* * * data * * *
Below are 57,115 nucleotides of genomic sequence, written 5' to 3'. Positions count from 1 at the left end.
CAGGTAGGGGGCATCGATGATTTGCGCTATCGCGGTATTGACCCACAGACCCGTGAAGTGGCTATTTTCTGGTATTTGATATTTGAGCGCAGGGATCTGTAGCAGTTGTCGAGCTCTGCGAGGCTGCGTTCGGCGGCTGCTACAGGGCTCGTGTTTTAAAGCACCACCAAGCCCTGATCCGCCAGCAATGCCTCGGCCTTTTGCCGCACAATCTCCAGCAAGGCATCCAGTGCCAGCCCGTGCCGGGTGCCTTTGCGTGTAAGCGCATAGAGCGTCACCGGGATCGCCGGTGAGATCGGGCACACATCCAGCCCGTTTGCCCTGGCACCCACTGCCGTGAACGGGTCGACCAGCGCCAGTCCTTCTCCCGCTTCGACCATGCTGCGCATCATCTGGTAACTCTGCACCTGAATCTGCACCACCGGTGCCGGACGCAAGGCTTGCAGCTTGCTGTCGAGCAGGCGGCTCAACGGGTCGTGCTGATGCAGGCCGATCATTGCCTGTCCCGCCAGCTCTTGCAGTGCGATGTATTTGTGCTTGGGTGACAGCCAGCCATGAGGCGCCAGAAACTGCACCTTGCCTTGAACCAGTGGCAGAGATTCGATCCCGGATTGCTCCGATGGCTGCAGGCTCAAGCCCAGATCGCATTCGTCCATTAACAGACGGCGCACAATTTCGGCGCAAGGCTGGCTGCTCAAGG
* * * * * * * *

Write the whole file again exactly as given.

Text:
Below are 57,115 nucleotides of genomic sequence, written 5' to 3'. Positions count from 1 at the left end.
CAGGTAGGGGGCATCGATGATTTGCGCTATCGCGGTATTGACCCACAGACCCGTGAAGTGGCTATTTTCTGGTATTTGATATTTGAGCGCAGGGATCTGTAGCAGTTGTCGAGCTCTGCGAGGCTGCGTTCGGCGGCTGCTACAGGGCTCGTGTTTTAAAGCACCACCAAGCCCTGATCCGCCAGCAATGCCTCGGCCTTTTGCCGCACAATCTCCAGCAAGGCATCCAGTGCCAGCCCGTGCCGGGTGCCTTTGCGTGTAAGCGCATAGAGCGTCACCGGGATCGCCGGTGAGATCGGGCACACATCCAGCCCGTTTGCCCTGGCACCCACTGCCGTGAACGGGTCGACCAGCGCCAGTCCTTCTCCCGCTTCGACCATGCTGCGCATCATCTGGTAACTCTGCACCTGAATCTGCACCACCGGTGCCGGACGCAAGGCTTGCAGCTTGCTGTCGAGCAGGCGGCTCAACGGGTCGTGCTGATGCAGGCCGATCATTGCCTGTCCCGCCAGCTCTTGCAGTGCGATGTATTTGTGCTTGGGTGACAGCCAGCCATGAGGCGCCAGAAACTGCACCTTGCCTTGAACCAGTGGCAGAGATTCGATCCCGGATTGCTCCGATGGCTGCAGGCTCAAGCCCAGATCGCATTCGTCCATTAACAGACGGCGCACAATTTCGGCGCAAGGCTGGCTGCTCAAGG